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Chapter 2 - Adventures in the Far West by Mayne Reid

Six Months in the Crescent City

Like other striplings escaped from college, I was no longer happy at home. The yearning for travel was upon me; and I longed to make acquaintance with that world, as yet only known to me through the medium of books.

My longing was soon to be gratified; and without a sigh I beheld the hills of my native land sink behind the black waves—not much caring whether I should ever see them again.

Though emerging from the walls of a classic college, I was far from being tinctured with classic sympathies. Ten years spent in pondering over the wild hyperbole of Homer, the mechanical verse-work of Virgil, and the dry indelicacies of Horatius Flaccus, had failed to imbue me with a perception of that classic beauty felt, or pretended to be felt, by the spectacled savant. My mind was not formed to live on the ideal, or dream over the past. I delight rather in the real, the positive, and the present. Don Quixotes may play the troubadour among ruined castles, and mincing misses cover the ground of the guide-books. For my part I have no belief in the romance of old-world life. In the modern Tell I behold a hireling, ready to barter his brawny limbs to the use of whatever tyrant; and the picturesque Mazzaroni, upon closer acquaintance, dwindles down to the standard of a hen-roost thief. Amid the crumbling walls of Athens and the ruins of Rome I encounter inhospitality and hunger. I am not a believer in the picturesqueness of poverty. I have no relish for the romance of rags.

And yet it was a yearning for the romantic that called me from home. I longed for the poetic and picturesque, for I was just at that age when the mind is imbued with its strongest faith in their reality. Ha! mine is not yet disabused of this belief. I am older now, but the hour of disenchantment has not yet come upon me—nor ever will. There is a romance in life, that is no illusion. It lives not in the effete forms and childish ceremonies of the fashionable drawing-room—it has no illustration in the tinsel trappings and gaudy puerilities of a Court. Stars, garters, and titles are its antidotes; red cloth and plush the upas-trees of its existence.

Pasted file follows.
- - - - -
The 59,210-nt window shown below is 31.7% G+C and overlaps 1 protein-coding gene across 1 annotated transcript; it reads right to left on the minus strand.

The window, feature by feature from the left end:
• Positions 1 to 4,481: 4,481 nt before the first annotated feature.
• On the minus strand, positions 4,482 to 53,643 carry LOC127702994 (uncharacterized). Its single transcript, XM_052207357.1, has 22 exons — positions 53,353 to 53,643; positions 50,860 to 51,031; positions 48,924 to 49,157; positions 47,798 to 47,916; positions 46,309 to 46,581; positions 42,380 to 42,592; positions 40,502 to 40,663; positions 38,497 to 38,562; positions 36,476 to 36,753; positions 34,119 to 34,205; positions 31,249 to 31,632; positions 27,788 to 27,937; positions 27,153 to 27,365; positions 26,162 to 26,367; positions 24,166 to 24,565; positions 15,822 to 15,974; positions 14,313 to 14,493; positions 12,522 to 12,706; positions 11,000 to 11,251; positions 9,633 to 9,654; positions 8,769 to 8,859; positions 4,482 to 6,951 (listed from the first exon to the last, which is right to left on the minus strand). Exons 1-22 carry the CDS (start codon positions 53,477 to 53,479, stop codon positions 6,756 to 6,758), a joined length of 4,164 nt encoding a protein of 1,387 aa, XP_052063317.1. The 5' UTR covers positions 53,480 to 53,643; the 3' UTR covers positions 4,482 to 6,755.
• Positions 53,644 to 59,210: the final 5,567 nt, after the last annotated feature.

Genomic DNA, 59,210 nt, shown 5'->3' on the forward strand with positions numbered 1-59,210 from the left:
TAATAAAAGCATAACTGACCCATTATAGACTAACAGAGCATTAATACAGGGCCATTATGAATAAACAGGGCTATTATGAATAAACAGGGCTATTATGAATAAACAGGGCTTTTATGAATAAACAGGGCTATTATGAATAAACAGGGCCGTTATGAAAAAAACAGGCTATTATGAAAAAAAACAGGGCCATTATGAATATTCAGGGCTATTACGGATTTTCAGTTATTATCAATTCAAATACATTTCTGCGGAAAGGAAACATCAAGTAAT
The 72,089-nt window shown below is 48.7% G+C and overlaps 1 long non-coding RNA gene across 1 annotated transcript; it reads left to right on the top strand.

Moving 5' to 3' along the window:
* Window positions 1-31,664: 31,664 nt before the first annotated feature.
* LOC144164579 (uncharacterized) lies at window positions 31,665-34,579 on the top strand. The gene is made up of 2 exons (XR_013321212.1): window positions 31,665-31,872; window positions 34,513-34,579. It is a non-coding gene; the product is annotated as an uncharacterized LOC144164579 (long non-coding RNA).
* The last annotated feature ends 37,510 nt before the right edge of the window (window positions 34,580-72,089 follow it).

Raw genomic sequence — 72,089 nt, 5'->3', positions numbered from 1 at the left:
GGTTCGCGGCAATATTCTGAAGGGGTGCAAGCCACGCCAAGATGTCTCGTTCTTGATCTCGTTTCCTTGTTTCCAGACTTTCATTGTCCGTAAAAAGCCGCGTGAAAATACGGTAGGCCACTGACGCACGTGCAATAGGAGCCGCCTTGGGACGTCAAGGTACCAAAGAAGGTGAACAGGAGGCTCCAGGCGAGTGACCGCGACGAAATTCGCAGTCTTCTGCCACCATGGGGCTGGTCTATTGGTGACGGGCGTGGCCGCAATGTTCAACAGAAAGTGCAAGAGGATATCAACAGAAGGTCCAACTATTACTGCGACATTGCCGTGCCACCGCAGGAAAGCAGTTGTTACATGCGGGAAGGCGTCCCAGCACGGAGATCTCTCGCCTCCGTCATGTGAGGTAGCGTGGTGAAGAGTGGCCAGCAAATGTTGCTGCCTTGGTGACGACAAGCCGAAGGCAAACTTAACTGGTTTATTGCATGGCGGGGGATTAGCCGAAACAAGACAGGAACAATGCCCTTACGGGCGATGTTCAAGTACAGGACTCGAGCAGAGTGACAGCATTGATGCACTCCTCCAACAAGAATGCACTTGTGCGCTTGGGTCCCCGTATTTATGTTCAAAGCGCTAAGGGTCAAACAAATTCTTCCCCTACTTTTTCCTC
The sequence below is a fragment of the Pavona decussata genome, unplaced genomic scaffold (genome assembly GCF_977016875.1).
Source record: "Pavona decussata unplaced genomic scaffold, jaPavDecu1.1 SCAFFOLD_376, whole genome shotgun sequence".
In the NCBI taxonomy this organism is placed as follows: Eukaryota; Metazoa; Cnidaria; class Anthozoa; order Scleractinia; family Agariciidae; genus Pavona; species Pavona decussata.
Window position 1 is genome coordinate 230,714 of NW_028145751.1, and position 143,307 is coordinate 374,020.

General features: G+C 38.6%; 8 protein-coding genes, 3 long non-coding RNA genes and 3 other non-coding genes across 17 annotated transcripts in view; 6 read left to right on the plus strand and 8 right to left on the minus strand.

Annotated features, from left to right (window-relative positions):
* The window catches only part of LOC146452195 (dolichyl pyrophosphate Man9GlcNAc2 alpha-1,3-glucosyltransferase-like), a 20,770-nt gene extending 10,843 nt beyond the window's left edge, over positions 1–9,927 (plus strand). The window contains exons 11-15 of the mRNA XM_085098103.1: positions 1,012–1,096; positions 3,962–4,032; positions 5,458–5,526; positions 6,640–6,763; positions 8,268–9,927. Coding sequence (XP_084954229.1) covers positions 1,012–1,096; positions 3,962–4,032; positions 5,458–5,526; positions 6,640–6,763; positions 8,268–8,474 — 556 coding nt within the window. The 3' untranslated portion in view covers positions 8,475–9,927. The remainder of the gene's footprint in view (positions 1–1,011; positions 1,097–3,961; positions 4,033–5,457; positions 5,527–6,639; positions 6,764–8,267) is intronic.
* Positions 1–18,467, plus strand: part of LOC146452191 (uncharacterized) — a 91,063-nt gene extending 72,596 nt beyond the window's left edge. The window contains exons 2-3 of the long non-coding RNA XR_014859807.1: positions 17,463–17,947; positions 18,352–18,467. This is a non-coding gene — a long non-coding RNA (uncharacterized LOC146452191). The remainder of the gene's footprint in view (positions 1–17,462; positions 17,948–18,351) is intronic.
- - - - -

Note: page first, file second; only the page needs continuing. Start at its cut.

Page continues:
Its home is elsewhere, amid the grand and sublime scenes of Nature—though these are not necessary accompaniments. It is no more incidental to field and forest, rock, river, and mountain, than to the well-trodden ways of the trading-town. Its home is in human hearts—hearts that throb with high aspirations—bosoms that burn with the noble passions of Liberty and Love!

My steps then were not directed towards classic shores, but to lands of newer and more vigorous life. Westward went I in search of romance. I found it in its most attractive form under the glowing skies of Louisiana.

In the month of January, 18—, I set foot upon the soil of the New-World—upon a spot stained with English blood. The polite skipper, who had carried me across the Atlantic, landed me in his gig. I was curious to examine the field of this decisive action; for at that period of my life I had an inclination for martial affairs. But something more than mere curiosity prompted me to visit the battle-ground of New Orleans. I then held an opinion deemed heterodox—namely, that the improvised soldier is under certain circumstances quite equal to the professional hireling, and that long military drill is not essential to victory. The story of war, superficially studied, would seem to antagonise this theory, which conflicts also with the testimony of all military men. But the testimony of mere military men on such a matter is without value. Who ever heard of a military man who did not desire to have his art considered as mythical as possible? Moreover, the rulers of the world have spared no pains to imbue their people with false ideas upon this point. It is necessary to put forward some excuse for that terrible incubus upon the nations, the “standing army.”

My desire to view the battle-ground upon the banks of the Mississippi had chiefly reference to this question. The action itself had been one of my strong arguments in favour of my belief; for upon this spot some six thousand men—who had never heard the absurd command, “Eyes right!”—out-generalled, “whipped,” in fact nearly annihilated, a well-equipped and veteran army of twice their number!

Since standing upon that battle-ground I have carried a sword in more than one field of action. What I then held only as a theory, I have since proved as an experience. The “drill” is a delusion. The standing army a cheat.